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US Blocks ISIS Convoy With Airstrikes on Roads

US Blocks ISIS Convoy With Airstrikes on Roads

Smoke billows in the background in an eastern area of the embattled city of Raqa in northern Syrian on Aug. 15, 2017, as Syrian Democratic Forces (SDF), a US-backed Kurdish-Arab alliance, battle to retake the city from the Islamic State (IS) group. (Delil Souleiman/AFP/Getty Images)

By    |   Thursday, 31 August 2017 11:32 AM

The U.S.-led coalition conducted airstrikes on roads to stop an ISIS convoy of fighters being evacuated from the border region of Lebanon and Syria after a truce deal between the Lebanese army, Hezbollah, and the militants.

Some 300 Islamic State fighters and family members were to be bussed to an ISIS-led town near Syria's eastern border near Iraq, The Telegraph reported. They were loaded on 14 buses and 11 ambulances Monday, but had not moved from Hama province, near ISIS-held Deir Ezzor.

The U.S. declined to strike the convoy itself because of civilians on the buses. Instead the coalition bombed roads to "crater" and disable them from evacuation use, according to CNN.

"The coalition is not a party to the agreement between Lebanese Hezbollah and ISIS," Pentagon spokesman Eric Pahon told CNN. "Russian and pro-regime counter-ISIS words ring hollow when they allow known terrorists to transit territory under their control.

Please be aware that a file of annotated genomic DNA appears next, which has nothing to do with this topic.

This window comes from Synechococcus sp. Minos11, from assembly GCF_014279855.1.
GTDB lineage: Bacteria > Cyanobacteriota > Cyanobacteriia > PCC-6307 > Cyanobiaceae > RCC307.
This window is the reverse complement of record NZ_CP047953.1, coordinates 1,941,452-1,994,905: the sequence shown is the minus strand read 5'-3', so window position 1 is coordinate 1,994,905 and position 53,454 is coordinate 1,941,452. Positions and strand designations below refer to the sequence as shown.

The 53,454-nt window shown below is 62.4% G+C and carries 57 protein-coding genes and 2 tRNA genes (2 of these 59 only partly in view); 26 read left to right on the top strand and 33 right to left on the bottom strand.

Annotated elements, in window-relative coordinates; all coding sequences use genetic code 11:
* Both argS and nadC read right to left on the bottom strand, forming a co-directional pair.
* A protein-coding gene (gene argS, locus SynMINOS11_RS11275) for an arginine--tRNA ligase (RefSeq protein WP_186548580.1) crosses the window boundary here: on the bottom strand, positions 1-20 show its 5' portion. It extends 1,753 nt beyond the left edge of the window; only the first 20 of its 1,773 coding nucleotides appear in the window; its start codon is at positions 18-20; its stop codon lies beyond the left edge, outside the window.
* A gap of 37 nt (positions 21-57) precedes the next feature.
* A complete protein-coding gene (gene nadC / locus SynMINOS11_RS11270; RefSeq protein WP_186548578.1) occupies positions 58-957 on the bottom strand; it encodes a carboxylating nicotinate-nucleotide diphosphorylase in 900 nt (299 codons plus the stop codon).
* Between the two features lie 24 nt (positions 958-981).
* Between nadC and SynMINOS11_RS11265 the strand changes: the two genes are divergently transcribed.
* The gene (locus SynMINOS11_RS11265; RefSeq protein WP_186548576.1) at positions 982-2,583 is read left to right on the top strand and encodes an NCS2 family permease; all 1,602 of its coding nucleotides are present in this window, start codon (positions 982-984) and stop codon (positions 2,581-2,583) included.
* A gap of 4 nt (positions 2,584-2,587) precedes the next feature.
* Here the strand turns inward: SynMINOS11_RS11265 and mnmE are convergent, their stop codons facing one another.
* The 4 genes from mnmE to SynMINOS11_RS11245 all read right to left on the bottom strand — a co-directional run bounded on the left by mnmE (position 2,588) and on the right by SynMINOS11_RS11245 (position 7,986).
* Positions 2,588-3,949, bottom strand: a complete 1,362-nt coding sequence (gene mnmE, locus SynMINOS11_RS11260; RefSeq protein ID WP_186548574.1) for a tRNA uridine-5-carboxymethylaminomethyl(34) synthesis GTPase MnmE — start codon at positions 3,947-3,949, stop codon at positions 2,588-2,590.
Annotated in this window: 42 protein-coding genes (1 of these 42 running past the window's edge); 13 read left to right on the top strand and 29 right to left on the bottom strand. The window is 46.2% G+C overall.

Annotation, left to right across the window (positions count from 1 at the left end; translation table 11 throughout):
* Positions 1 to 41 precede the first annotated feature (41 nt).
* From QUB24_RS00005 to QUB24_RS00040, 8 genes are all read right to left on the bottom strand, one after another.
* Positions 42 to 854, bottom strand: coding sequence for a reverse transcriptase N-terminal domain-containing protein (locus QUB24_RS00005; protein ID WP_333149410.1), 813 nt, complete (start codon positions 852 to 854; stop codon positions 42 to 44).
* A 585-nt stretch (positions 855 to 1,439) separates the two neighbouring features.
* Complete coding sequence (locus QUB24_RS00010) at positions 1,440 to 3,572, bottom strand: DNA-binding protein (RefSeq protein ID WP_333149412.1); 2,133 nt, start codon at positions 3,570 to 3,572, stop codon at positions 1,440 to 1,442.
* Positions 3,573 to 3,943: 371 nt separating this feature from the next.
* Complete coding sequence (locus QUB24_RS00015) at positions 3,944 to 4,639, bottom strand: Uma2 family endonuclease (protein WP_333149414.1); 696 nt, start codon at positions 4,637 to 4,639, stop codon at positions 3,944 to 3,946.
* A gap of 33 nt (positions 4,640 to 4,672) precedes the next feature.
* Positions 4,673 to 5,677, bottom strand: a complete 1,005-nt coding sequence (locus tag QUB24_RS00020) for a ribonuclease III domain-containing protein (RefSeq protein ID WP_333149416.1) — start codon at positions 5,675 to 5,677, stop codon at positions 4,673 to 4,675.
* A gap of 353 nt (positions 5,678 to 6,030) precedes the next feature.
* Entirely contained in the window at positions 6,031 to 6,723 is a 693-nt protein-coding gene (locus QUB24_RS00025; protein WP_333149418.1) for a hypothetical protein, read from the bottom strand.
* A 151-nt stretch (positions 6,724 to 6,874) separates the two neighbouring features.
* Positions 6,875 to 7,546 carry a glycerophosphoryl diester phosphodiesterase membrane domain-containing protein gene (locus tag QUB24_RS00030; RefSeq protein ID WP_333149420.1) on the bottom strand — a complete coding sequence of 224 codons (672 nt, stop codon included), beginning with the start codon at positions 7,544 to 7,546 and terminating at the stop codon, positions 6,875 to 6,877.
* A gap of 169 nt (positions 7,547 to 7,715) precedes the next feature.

"ISIS is a global threat; relocating terrorists from one place to another for someone else to deal with is not a lasting solution. The coalition is monitoring the movement of these fighters in real-time. In accordance with the law of armed conflict, the coalition will take action against ISIS whenever and wherever we are able to."

The Lebanese army and Hezbollah declared a ceasefire against ISIS on Sunday, CNN reported. ISIS has held nine Lebanese soldiers since 2014 and the country said the ceasefire would allow them to negotiate their release.

Iraqi Prime Minister Haider al-Abadi, though, condemned the ceasefire along with Kurdish leaders.

"We are not happy with the deal and we consider it a mistake by transferring territories to an area nearby the Syrian-Iraqi border," al-Abadi said at a Baghdad news conference Tuesday, CNN reported. "ISIS is dying and we should not give it a chance to breathe."

The Lebanon-ISIS deal was the first time the militant group had ever publicly agreed to a truce instead of fighting to the death for its territory in Syria and Iraq, according to The Telegraph.

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The U.S.-led coalition conducted airstrikes on roads to stop an ISIS convoy of fighters being evacuated from the border region of Lebanon and Syria after a truce deal between the Lebanese army, Hezbollah, and the militants.
us, isis, convoy, airstrikes
336
2017-32-31
Thursday, 31 August 2017 11:32 AM
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